Tiny 'Soccer Ball' Space Molecules Could Equal 10,000 Mount Everests
For the first time, astronomers have discovered the solid form of tiny carbon spheres in deep space inside a vast cloud of particles locked in orbit around two distant stars.
The carbon spheres, known as buckyballs, are formed from 60 carbon atoms linked together to form a hollow sphere, "like a soccer ball," NASA announced in a statement today (Feb. 22). Astronomers spotted vast quantities of the tiny space balls, enough to create 10,000 Mount Everests, circling a pair of stars 6,500 light-years from Earth.
"These buckyballs are stacked together to form a solid, like oranges in a crate," said the study's lead author Nye Evans of Keele University in England in a statement. "The particles we detected are miniscule, far smaller than the width of a hair, but each one would contain stacks of millions of buckyballs."
NASA's Spitzer Space Telescope, a space-based infrared observatory, spotted the buckyballs around the double-star system XX Ophiuchi. The light emitted by the carbon spheres is different than that seen in the gaseous form of buckyballs previously seen in space, allowing scientists to conclude that Spitzer had detected the material in its solid form, researchers said.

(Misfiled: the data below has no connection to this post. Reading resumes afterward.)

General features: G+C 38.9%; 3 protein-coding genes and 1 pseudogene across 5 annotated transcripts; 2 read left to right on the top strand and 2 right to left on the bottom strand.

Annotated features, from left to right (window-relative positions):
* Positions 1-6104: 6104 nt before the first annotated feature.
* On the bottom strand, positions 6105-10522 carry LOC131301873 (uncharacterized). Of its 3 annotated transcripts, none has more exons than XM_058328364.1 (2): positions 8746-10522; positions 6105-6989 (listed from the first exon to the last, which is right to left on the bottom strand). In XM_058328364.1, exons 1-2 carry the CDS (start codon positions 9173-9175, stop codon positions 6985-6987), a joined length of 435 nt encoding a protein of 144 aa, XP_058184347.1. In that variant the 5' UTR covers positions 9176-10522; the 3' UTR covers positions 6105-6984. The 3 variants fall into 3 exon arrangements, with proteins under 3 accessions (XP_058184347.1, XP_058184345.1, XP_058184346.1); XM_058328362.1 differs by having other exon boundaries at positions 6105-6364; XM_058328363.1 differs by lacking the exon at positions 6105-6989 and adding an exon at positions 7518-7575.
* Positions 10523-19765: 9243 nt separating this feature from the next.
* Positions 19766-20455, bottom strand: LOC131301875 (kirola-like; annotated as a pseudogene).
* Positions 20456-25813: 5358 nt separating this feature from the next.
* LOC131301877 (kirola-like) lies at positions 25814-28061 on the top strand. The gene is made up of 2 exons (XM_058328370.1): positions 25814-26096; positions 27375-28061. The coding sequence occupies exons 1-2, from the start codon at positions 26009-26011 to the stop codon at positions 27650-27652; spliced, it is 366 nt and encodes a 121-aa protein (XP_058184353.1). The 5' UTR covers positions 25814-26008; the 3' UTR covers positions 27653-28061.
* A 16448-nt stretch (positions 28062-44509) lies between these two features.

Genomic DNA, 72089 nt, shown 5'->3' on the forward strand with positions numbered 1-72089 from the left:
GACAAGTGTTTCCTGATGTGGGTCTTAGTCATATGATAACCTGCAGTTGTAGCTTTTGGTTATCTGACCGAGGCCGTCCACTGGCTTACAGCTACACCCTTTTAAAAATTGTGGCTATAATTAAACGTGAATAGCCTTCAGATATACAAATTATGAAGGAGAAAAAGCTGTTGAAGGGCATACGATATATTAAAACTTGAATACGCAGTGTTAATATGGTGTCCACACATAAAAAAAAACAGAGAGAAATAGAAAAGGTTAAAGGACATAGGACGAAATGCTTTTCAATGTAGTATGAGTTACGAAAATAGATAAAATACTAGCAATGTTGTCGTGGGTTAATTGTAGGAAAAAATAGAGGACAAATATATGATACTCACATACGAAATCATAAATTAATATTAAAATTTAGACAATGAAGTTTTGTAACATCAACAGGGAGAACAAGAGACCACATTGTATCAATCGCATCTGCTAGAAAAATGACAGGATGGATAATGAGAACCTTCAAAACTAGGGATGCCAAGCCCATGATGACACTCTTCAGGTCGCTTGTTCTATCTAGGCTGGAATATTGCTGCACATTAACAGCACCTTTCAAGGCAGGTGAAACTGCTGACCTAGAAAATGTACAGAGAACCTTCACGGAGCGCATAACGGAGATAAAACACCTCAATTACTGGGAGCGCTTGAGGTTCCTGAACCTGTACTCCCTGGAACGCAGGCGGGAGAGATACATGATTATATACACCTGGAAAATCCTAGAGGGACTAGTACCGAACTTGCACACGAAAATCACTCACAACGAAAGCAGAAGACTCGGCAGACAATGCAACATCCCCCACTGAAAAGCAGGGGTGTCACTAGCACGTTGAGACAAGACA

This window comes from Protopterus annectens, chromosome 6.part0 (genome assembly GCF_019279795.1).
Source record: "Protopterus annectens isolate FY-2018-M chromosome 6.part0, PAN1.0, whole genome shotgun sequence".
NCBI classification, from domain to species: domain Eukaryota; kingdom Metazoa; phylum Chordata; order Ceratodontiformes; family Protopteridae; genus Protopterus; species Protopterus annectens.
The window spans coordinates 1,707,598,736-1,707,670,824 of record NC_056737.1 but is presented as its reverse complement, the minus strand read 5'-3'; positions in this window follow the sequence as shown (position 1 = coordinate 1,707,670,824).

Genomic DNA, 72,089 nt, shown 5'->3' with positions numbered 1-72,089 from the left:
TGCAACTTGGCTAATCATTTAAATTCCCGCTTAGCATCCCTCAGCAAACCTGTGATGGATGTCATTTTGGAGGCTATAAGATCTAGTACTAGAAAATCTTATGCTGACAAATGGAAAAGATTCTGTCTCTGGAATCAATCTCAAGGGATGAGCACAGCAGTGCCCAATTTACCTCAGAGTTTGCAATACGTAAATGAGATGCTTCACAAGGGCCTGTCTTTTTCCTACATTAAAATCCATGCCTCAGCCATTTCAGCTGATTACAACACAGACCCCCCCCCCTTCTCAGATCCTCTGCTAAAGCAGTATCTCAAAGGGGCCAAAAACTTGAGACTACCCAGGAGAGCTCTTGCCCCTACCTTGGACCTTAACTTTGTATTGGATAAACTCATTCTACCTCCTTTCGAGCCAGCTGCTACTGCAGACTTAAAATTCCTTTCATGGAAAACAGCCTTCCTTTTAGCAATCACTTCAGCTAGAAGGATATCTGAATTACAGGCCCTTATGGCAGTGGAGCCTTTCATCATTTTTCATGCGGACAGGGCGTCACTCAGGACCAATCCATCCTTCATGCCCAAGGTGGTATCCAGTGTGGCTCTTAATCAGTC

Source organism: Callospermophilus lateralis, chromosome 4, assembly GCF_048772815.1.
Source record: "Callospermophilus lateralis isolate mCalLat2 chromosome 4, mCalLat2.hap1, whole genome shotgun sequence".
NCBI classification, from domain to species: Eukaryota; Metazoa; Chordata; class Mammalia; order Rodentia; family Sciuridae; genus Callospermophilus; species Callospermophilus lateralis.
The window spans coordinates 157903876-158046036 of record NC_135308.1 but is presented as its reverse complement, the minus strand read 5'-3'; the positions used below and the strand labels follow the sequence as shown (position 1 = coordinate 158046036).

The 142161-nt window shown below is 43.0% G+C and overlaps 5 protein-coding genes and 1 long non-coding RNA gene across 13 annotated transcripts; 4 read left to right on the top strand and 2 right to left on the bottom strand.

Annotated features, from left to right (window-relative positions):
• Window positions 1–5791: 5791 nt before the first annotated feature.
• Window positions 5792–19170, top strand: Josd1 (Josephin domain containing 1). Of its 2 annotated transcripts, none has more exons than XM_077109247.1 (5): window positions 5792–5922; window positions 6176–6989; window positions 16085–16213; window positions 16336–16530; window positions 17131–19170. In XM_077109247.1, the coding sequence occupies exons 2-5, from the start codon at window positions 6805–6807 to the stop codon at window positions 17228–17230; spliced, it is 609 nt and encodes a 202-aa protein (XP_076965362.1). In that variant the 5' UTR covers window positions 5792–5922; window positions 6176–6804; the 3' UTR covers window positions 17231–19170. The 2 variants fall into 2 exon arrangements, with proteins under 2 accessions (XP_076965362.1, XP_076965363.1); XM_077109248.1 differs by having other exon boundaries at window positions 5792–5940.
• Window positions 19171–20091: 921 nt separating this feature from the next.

Buckyballs are also known as buckminsterfullerene. They take their name from the geometric arrangement of their carbon atoms, which resembles the geodesic dome designs of the late architect Buckminster Fuller.
On Earth, buckyballs can be used in superconductors, medicines, water purifiers and armor, NASA officials explained. They can form naturally as a gas from burning candles and appear in solid form in rock minerals.
Buckyballs can also be created artificially and appear as a solid dark "goo" in test tubes, NASA officials said.
But astronomers had never seen the solid form of buckyballs in space until now.
NASA's Spitzer Space Telescope detected the first signs of gaseous buckyballs in space in 2010, and ultimately found enough of the material to fill 15 of Earth's moons inside the Small Magellanic Cloud, a small neighboring galaxy to our own Milky Way.
However, knowing that gaseous material can coalesce into solid buckyballs such as those spotted by Spitzer takes the cake, researchers said.
"This exciting result suggests that buckyballs are even more widespread in space than the earlier Spitzer results showed," said Mike Werner, NASA's Spitzer telescope project scientist at the Jet Propulsion Laboratory in Pasadena, Calif. "They may be an important form of carbon, an essential building block for life, throughout the cosmos."
The research is detailed in the Monthly Notices of the Royal Astronomical Society.
This story has been corrected to reflect that buckyballs are made up of 60 carbon atoms, not molecules.
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